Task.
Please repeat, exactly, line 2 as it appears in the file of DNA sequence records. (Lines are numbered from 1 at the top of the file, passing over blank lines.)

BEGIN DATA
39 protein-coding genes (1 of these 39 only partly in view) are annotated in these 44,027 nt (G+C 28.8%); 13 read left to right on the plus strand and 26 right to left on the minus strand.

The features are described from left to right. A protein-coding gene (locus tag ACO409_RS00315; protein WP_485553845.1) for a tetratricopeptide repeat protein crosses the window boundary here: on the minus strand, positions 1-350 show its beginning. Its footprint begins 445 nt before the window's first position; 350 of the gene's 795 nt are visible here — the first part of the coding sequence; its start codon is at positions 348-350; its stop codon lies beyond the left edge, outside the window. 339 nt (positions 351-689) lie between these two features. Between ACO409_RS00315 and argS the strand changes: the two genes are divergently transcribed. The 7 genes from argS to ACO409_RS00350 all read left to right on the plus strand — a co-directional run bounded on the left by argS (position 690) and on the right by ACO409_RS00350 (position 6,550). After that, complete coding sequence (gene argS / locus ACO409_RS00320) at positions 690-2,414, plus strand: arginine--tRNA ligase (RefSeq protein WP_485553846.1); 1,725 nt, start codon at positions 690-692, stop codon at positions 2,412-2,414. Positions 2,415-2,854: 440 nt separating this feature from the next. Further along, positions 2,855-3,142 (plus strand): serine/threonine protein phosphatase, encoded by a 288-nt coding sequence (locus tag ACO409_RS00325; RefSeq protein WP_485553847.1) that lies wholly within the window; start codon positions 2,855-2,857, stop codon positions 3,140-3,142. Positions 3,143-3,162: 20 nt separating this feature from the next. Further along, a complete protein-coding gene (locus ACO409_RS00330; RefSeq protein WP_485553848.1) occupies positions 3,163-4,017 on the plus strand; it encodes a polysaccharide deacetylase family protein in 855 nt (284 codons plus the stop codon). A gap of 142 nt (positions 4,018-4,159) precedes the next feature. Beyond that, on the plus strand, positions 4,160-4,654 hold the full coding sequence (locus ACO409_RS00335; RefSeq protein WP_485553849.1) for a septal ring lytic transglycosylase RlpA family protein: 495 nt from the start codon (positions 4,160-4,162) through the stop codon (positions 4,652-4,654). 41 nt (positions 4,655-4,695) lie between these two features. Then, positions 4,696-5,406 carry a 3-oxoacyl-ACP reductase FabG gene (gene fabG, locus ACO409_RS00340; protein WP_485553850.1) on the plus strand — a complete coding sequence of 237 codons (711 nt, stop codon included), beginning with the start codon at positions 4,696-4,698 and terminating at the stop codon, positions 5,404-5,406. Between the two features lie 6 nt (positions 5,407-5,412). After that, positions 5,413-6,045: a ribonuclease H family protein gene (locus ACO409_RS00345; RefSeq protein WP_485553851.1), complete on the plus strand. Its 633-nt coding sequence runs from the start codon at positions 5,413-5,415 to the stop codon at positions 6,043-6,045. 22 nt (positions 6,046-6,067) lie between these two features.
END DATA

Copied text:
The features are described from left to right. A protein-coding gene (locus tag ACO409_RS00315; protein WP_485553845.1) for a tetratricopeptide repeat protein crosses the window boundary here: on the minus strand, positions 1-350 show its beginning. Its footprint begins 445 nt before the window's first position; 350 of the gene's 795 nt are visible here — the first part of the coding sequence; its start codon is at positions 348-350; its stop codon lies beyond the left edge, outside the window. 339 nt (positions 351-689) lie between these two features. Between ACO409_RS00315 and argS the strand changes: the two genes are divergently transcribed. The 7 genes from argS to ACO409_RS00350 all read left to right on the plus strand — a co-directional run bounded on the left by argS (position 690) and on the right by ACO409_RS00350 (position 6,550). After that, complete coding sequence (gene argS / locus ACO409_RS00320) at positions 690-2,414, plus strand: arginine--tRNA ligase (RefSeq protein WP_485553846.1); 1,725 nt, start codon at positions 690-692, stop codon at positions 2,412-2,414. Positions 2,415-2,854: 440 nt separating this feature from the next. Further along, positions 2,855-3,142 (plus strand): serine/threonine protein phosphatase, encoded by a 288-nt coding sequence (locus tag ACO409_RS00325; RefSeq protein WP_485553847.1) that lies wholly within the window; start codon positions 2,855-2,857, stop codon positions 3,140-3,142. Positions 3,143-3,162: 20 nt separating this feature from the next. Further along, a complete protein-coding gene (locus ACO409_RS00330; RefSeq protein WP_485553848.1) occupies positions 3,163-4,017 on the plus strand; it encodes a polysaccharide deacetylase family protein in 855 nt (284 codons plus the stop codon). A gap of 142 nt (positions 4,018-4,159) precedes the next feature. Beyond that, on the plus strand, positions 4,160-4,654 hold the full coding sequence (locus ACO409_RS00335; RefSeq protein WP_485553849.1) for a septal ring lytic transglycosylase RlpA family protein: 495 nt from the start codon (positions 4,160-4,162) through the stop codon (positions 4,652-4,654). 41 nt (positions 4,655-4,695) lie between these two features. Then, positions 4,696-5,406 carry a 3-oxoacyl-ACP reductase FabG gene (gene fabG, locus ACO409_RS00340; protein WP_485553850.1) on the plus strand — a complete coding sequence of 237 codons (711 nt, stop codon included), beginning with the start codon at positions 4,696-4,698 and terminating at the stop codon, positions 5,404-5,406. Between the two features lie 6 nt (positions 5,407-5,412). After that, positions 5,413-6,045: a ribonuclease H family protein gene (locus ACO409_RS00345; RefSeq protein WP_485553851.1), complete on the plus strand. Its 633-nt coding sequence runs from the start codon at positions 5,413-5,415 to the stop codon at positions 6,043-6,045. 22 nt (positions 6,046-6,067) lie between these two features.